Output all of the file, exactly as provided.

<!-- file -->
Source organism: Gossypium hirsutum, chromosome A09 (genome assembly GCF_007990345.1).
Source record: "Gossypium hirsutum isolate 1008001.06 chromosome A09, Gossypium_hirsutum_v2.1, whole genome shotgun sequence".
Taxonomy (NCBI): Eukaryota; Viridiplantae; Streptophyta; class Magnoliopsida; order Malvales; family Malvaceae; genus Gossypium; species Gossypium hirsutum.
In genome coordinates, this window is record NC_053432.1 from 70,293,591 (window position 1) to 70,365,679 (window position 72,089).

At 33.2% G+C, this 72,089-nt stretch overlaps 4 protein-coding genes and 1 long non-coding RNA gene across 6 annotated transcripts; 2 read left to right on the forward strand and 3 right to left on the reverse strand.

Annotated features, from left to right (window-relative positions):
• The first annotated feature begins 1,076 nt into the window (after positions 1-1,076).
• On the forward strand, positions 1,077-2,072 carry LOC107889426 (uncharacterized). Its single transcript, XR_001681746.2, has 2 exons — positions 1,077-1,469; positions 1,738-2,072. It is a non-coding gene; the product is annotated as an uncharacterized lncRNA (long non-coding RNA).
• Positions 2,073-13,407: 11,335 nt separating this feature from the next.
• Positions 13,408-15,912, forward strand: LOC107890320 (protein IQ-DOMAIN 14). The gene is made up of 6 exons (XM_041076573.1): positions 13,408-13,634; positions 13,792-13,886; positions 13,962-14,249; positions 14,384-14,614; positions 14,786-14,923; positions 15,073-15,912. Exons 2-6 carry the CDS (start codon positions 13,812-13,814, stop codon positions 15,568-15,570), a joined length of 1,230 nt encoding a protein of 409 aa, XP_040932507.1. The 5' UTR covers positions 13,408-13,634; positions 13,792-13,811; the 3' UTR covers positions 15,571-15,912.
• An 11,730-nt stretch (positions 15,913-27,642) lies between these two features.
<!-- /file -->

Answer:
Source organism: Gossypium hirsutum, chromosome A09 (genome assembly GCF_007990345.1).
Source record: "Gossypium hirsutum isolate 1008001.06 chromosome A09, Gossypium_hirsutum_v2.1, whole genome shotgun sequence".
Taxonomy (NCBI): Eukaryota; Viridiplantae; Streptophyta; class Magnoliopsida; order Malvales; family Malvaceae; genus Gossypium; species Gossypium hirsutum.
In genome coordinates, this window is record NC_053432.1 from 70,293,591 (window position 1) to 70,365,679 (window position 72,089).

At 33.2% G+C, this 72,089-nt stretch overlaps 4 protein-coding genes and 1 long non-coding RNA gene across 6 annotated transcripts; 2 read left to right on the forward strand and 3 right to left on the reverse strand.

Annotated features, from left to right (window-relative positions):
• The first annotated feature begins 1,076 nt into the window (after positions 1-1,076).
• On the forward strand, positions 1,077-2,072 carry LOC107889426 (uncharacterized). Its single transcript, XR_001681746.2, has 2 exons — positions 1,077-1,469; positions 1,738-2,072. It is a non-coding gene; the product is annotated as an uncharacterized lncRNA (long non-coding RNA).
• Positions 2,073-13,407: 11,335 nt separating this feature from the next.
• Positions 13,408-15,912, forward strand: LOC107890320 (protein IQ-DOMAIN 14). The gene is made up of 6 exons (XM_041076573.1): positions 13,408-13,634; positions 13,792-13,886; positions 13,962-14,249; positions 14,384-14,614; positions 14,786-14,923; positions 15,073-15,912. Exons 2-6 carry the CDS (start codon positions 13,812-13,814, stop codon positions 15,568-15,570), a joined length of 1,230 nt encoding a protein of 409 aa, XP_040932507.1. The 5' UTR covers positions 13,408-13,634; positions 13,792-13,811; the 3' UTR covers positions 15,571-15,912.
• An 11,730-nt stretch (positions 15,913-27,642) lies between these two features.